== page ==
US 4909428 A
A furnace for soldering integrated circuit chips on a ceramic substrate has a heating plate supporting the substrate, the plate comprising perforations at the places where the integrated circuit chips will be soldered, behind the plate, a heat radiation source and a device to direct the radiation as desired towards only one of the apertures of the plate at a time.
1. A furnace for the soldering of a plurality of integrated circuit chips to a ceramic substrate comprising, a heating plate supporting the substrate, said plate comprising multiple perforations located at the places where the integrated chips will be soldered, and further comprising, below the plate, a source of heat radiation and means to selectively direct the radiation to only one of the perforations of the plate at a time, whereby said heating plate masks said laser beam from said substrate except at the location of said plural circuit chips.
2. A soldering furnace according to claim 1 wherein the radiation source consists of a carbon dioxide laser and the means to direct the radiation consist of a reflecting mirror.
3. A soldering furnace according to claim 1 or 2 wherein the substrate placed on the heating plate has perforations facing the perforations of the plate to enable a spike to pass through in order to lift a chip to be unsoldered.
4. A soldering furnace according to claim 2 wherein the furnace is fixed with respect to a reference and wherein the mirror is movable with respect to this reference.
5. A soldering furnace according to claim 2 wherein the mirror is fixed with respect to a reference and wherein the furnace is movable with respect to this reference.
1. Field of the Invention
The invention concerns a furnace to solder integrated circuit chips. More particularly, it concerns a furnace used to solder chips to a hybrid circuit ceramic substrate.
2. Description of the Prior Art
Until now, integrated circuit chips have been soldered only in their packages. For this purpose, the package is placed in a furnace comprising heating resistors. A eutectic preform is placed in the package at the place where the chip has to e soldered. The temperature of the furnace is made to rise until the preform reaches melting temperature. The integrated circuit chip is placed in the package and the heating is stopped. In cooling down, the preform enables the chip to be fixed mechanically to the package. To remove the chip from the package, the same operation is performed to take the preform to its melting temperature.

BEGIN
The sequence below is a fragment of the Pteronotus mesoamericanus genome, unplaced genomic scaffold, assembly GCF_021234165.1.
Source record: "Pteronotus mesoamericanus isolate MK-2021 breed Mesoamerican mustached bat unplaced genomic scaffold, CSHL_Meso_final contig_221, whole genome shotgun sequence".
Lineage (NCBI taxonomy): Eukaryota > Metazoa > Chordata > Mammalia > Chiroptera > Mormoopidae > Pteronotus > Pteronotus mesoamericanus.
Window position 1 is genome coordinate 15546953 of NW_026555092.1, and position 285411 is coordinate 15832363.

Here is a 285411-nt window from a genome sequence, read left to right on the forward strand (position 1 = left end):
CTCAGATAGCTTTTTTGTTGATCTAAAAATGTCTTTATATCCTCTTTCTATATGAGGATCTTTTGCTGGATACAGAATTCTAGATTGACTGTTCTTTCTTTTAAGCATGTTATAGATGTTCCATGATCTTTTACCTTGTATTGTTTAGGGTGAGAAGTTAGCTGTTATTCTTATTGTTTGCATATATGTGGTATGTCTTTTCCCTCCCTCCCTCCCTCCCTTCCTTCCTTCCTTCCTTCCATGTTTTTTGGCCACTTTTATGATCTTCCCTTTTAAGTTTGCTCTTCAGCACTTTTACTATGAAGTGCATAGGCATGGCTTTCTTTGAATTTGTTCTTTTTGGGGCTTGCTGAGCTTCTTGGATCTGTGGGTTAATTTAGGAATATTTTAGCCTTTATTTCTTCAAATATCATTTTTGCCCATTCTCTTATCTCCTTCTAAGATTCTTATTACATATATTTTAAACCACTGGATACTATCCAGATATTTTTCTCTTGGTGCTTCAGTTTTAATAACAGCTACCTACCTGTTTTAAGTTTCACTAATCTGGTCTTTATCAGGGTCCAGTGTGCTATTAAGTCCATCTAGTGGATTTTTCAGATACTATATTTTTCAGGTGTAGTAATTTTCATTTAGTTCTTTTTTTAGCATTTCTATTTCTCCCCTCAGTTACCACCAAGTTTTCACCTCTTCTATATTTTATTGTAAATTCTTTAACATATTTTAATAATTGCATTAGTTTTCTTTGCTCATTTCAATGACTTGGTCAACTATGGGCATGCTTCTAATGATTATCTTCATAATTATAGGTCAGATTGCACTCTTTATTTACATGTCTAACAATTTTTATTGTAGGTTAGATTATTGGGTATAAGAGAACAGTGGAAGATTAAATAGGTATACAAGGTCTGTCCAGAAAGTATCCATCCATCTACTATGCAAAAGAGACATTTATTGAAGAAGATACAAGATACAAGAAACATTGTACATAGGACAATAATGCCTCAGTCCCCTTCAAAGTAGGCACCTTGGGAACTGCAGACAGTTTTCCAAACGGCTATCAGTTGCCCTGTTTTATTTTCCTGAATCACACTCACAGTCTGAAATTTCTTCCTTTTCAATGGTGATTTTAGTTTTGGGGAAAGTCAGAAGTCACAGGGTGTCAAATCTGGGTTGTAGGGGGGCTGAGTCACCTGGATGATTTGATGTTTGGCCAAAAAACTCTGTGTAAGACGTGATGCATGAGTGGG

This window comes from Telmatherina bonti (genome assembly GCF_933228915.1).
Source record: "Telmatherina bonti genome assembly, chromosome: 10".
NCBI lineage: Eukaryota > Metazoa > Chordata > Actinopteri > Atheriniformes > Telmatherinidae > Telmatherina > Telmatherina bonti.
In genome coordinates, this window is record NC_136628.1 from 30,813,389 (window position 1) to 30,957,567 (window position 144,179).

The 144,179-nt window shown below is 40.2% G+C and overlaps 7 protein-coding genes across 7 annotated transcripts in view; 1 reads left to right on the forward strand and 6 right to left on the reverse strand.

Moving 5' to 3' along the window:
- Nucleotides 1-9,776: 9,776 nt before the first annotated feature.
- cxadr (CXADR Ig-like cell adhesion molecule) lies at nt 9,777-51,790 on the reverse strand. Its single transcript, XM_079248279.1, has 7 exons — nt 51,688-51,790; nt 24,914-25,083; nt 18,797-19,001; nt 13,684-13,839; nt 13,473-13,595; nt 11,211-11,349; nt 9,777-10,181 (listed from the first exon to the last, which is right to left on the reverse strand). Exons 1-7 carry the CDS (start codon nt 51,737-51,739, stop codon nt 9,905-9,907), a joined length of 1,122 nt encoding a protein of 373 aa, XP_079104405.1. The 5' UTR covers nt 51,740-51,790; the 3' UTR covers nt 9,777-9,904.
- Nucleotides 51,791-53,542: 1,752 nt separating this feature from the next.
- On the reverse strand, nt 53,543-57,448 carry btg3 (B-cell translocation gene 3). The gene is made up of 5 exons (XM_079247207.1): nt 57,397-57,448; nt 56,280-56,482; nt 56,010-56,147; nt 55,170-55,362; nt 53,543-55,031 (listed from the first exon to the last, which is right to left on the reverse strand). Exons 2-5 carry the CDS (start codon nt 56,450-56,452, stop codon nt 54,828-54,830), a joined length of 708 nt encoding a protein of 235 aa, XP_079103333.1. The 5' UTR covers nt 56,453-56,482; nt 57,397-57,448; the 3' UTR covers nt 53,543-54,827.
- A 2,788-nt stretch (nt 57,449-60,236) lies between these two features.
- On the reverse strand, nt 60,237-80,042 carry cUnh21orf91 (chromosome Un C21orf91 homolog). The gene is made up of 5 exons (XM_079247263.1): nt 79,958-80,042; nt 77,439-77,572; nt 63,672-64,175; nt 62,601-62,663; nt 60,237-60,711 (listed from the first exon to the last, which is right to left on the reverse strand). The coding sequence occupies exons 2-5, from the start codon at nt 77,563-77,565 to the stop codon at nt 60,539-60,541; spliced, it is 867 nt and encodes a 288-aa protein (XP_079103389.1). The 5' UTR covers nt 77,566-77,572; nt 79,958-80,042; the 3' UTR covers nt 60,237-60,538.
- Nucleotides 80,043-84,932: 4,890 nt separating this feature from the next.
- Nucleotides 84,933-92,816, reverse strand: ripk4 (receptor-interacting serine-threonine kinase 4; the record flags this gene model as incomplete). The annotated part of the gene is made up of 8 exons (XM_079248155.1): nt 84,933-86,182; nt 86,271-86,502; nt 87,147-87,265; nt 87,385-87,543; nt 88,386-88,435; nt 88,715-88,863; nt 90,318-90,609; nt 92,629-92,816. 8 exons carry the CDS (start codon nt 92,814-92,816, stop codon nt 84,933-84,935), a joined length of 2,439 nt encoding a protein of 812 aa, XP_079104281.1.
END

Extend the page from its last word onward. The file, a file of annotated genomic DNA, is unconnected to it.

Hybrid circuits are having to be increasingly used. These hybrid circuits consist of a set of integrated circuits and other components arranged on a single substrate. The chips are usually bonded to the substrate. Now, the technique which consists in bonding the chips is not reliable in the long run. Furthermore, the bonder does not provide for efficient heat dissipation. However, it is impossible to use the technique of eutectic soldering for hybrid circuits because the existing equipment cannot be used, on the one hand, to receive circuits of this type and, on the other hand, to solder all the parts at the same time. Now, if the chips are soldered one after the other, the already positioned preforms reach their melting temperature and the chips get detached as and when they are positioned. Nor is it possible to unsolder any defective chip without disturbing all the other chips.
However, there is a soft soldering technique entailing a passage through a conveyor-fitted furnace. However, the wettability is too poor and is therefore not suitable and, furthermore, the positioning that can be obtained for the circuits is very inadequate.
The present invention makes it possible to cope with all these problems by proposing a furnace comprising a heating frame and a device for the localized supply of heat, this assembly being used to older chips one after another without disturbing already soldered chips.
More particularly, an object of the present invention is a furnace for the soldering of integrated circuit chips to a ceramic substrate, comprising a heating plate supporting the substrate, said plate comprising perforations at the places where the integrated chips will be soldered, said furnace comprising, behind the plate, a source of heat radiation and means to guide the radiation, as desired, to only one of the holes of the plate at a time.
The invention will be better understood from the following description given as a non-restrictive example, with respect to the appended drawings, of which:
FIG. 1 shows a soldering furnace according to the invention;
FIG. 2 shows the detail of the frame and the heating plate of the furnace according to the invention;
FIG. 3 is a mapping of the temperatures of a substrate according to the invention.
FIG. 1 is a schematic drawing of a furnace according to the invention. The furnace has a frame 1 which has a heating plate 3, which is preferably detachable in the bottom 2. This plate encloses heating resistors 14, seen in FIG. 2, which are electrically connected to a main supply by a wire 4 connected to the plate. A second wire 5, connected to the frame of the furnace is used to connect thermocouples 6 electrically to an electronic control circuit 7 to control the setting of the heating by the resistors. As shown in FIG. 2, the plate 3 of the bottom of the furnace has been perforated so that it comprises a specified number of small-diameter apertures 8, calibrated to let through radiation from a heat source placed behind this plate. This radiation can be produced by a laser beam 10, the diameter of which has been chosen to be about 4 mm., by way of example, for the feasibility study. The laser beam 10 is obtained from a laser source 11. In fact, the thickness of the beam can be adapted to the substrate by using the divergence of the laser. Furthermore, the distribution of energy in the beam is chosen from the radiation modes (TEM 00, TEM 01, . . . , Multimode etc.). The number of apertures corresponds to the number of chips which have to be soldered to the substrate. For a given number of chips, the corresponding plate will be used. This corresponding plate will comprise the desired number of apertures and its positioning will correspond to that of the chips on the substrate.